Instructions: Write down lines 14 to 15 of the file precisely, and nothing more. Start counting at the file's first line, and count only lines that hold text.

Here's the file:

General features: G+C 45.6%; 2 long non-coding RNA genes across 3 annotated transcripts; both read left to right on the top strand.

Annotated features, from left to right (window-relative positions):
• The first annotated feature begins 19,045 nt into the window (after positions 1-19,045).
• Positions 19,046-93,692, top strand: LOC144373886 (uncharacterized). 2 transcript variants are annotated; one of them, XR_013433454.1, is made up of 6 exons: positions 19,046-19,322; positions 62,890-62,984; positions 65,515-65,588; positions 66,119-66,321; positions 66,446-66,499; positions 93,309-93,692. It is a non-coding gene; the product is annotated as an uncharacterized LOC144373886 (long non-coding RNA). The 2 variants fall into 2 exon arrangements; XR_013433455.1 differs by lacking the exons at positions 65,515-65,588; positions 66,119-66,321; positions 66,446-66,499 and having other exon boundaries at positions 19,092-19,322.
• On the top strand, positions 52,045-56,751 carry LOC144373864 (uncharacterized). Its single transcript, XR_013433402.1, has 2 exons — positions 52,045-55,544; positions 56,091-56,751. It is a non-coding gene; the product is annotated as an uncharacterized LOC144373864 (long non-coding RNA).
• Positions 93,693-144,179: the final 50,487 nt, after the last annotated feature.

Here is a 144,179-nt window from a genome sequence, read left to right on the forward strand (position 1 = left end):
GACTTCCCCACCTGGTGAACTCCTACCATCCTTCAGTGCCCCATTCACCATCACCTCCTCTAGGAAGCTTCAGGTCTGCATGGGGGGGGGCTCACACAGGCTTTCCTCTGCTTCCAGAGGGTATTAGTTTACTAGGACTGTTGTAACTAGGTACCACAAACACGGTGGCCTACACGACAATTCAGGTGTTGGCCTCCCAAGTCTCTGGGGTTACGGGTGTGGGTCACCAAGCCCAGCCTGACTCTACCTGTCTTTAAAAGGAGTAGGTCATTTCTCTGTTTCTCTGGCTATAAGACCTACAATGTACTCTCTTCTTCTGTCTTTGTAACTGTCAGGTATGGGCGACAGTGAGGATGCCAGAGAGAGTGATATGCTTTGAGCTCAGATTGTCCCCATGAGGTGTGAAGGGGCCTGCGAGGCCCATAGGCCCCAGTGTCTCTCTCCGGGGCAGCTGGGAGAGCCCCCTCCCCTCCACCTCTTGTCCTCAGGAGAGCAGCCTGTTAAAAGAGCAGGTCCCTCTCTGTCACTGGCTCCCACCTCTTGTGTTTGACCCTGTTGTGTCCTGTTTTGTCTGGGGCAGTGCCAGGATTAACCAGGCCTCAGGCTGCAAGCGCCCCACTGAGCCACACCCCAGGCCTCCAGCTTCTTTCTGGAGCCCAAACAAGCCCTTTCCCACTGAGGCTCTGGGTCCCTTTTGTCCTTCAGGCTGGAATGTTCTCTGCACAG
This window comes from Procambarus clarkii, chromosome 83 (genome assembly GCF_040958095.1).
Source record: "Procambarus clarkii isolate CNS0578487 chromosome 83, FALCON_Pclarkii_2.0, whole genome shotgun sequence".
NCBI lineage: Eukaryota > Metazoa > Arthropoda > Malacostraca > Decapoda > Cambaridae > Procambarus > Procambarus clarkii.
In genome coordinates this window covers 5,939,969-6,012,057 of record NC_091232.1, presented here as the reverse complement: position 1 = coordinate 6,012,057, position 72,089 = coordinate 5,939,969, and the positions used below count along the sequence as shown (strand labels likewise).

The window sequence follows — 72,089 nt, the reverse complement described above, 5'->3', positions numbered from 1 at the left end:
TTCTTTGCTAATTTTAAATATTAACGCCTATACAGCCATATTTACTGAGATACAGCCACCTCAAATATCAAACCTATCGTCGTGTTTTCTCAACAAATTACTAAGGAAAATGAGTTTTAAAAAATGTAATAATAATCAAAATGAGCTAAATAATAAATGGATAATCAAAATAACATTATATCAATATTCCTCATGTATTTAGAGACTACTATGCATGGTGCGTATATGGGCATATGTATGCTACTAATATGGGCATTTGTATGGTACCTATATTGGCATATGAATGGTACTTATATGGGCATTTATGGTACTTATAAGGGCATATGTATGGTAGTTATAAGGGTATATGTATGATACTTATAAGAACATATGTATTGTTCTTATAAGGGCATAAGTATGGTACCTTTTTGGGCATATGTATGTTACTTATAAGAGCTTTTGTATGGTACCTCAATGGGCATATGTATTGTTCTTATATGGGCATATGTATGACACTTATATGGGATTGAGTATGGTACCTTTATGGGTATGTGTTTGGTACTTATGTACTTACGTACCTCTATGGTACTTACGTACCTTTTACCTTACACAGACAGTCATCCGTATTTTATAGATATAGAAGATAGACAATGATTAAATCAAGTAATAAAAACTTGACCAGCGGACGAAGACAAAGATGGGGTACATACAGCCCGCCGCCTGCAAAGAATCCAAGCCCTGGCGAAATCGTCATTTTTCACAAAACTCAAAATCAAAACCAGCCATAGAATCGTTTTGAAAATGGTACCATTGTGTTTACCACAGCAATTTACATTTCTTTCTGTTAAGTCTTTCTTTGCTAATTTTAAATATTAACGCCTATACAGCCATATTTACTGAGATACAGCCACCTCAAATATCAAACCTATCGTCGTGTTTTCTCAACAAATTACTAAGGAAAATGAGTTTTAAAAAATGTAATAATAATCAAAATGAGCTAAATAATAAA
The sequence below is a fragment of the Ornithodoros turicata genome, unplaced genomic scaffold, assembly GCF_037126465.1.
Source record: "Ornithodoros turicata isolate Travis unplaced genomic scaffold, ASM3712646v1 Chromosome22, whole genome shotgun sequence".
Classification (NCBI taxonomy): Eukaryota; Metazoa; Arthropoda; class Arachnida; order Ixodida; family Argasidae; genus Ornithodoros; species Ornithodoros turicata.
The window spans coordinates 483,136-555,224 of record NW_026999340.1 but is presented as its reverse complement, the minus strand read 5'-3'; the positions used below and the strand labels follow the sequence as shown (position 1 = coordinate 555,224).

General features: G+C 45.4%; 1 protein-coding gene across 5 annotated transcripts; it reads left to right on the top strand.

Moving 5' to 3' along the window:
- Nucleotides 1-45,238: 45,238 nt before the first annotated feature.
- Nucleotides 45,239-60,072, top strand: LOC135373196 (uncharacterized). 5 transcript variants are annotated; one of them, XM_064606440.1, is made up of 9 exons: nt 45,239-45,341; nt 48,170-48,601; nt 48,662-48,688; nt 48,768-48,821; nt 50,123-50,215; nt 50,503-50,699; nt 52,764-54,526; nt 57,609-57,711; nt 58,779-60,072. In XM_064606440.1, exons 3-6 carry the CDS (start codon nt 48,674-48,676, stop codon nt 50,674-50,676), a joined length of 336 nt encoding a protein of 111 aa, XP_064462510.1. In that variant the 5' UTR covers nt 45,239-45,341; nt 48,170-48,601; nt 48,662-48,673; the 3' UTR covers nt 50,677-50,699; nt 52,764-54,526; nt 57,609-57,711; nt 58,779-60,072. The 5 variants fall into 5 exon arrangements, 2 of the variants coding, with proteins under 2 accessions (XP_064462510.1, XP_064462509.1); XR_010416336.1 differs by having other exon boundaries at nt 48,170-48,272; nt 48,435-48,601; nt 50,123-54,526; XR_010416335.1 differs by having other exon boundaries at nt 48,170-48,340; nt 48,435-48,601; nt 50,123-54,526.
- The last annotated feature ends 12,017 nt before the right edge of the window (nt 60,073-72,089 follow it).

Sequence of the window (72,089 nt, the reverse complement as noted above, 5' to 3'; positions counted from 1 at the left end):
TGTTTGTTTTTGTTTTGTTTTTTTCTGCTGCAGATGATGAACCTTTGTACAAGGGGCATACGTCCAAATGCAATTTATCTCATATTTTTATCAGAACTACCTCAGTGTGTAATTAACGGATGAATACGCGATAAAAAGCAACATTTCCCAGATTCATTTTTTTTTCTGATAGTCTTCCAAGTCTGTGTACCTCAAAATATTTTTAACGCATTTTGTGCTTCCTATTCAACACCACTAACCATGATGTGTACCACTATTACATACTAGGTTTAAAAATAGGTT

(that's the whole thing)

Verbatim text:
TTCTTTGCTAATTTTAAATATTAACGCCTATACAGCCATATTTACTGAGATACAGCCACCTCAAATATCAAACCTATCGTCGTGTTTTCTCAACAAATTACTAAGGAAAATGAGTTTTAAAAAATGTAATAATAATCAAAATGAGCTAAATAATAAATGGATAATCAAAATAACATTATATCAATATTCCTCATGTATTTAGAGACTACTATGCATGGTGCGTATATGGGCATATGTATGCTACTAATATGGGCATTTGTATGGTACCTATATTGGCATATGAATGGTACTTATATGGGCATTTATGGTACTTATAAGGGCATATGTATGGTAGTTATAAGGGTATATGTATGATACTTATAAGAACATATGTATTGTTCTTATAAGGGCATAAGTATGGTACCTTTTTGGGCATATGTATGTTACTTATAAGAGCTTTTGTATGGTACCTCAATGGGCATATGTATTGTTCTTATATGGGCATATGTATGACACTTATATGGGATTGAGTATGGTACCTTTATGGGTATGTGTTTGGTACTTATGTACTTACGTACCTCTATGGTACTTACGTACCTTTTACCTTACACAGACAGTCATCCGTATTTTATAGATATAGAAGATAGACAATGATTAAATCAAGTAATAAAAACTTGACCAGCGGACGAAGACAAAGATGGGGTACATACAGCCCGCCGCCTGCAAAGAATCCAAGCCCTGGCGAAATCGTCATTTTTCACAAAACTCAAAATCAAAACCAGCCATAGAATCGTTTTGAAAATGGTACCATTGTGTTTACCACAGCAATTTACATTTCTTTCTGTTAAGTCTTTCTTTGCTAATTTTAAATATTAACGCCTATACAGCCATATTTACTGAGATACAGCCACCTCAAATATCAAACCTATCGTCGTGTTTTCTCAACAAATTACTAAGGAAAATGAGTTTTAAAAAATGTAATAATAATCAAAATGAGCTAAATAATAAA
The sequence below is a fragment of the Ornithodoros turicata genome, unplaced genomic scaffold, assembly GCF_037126465.1.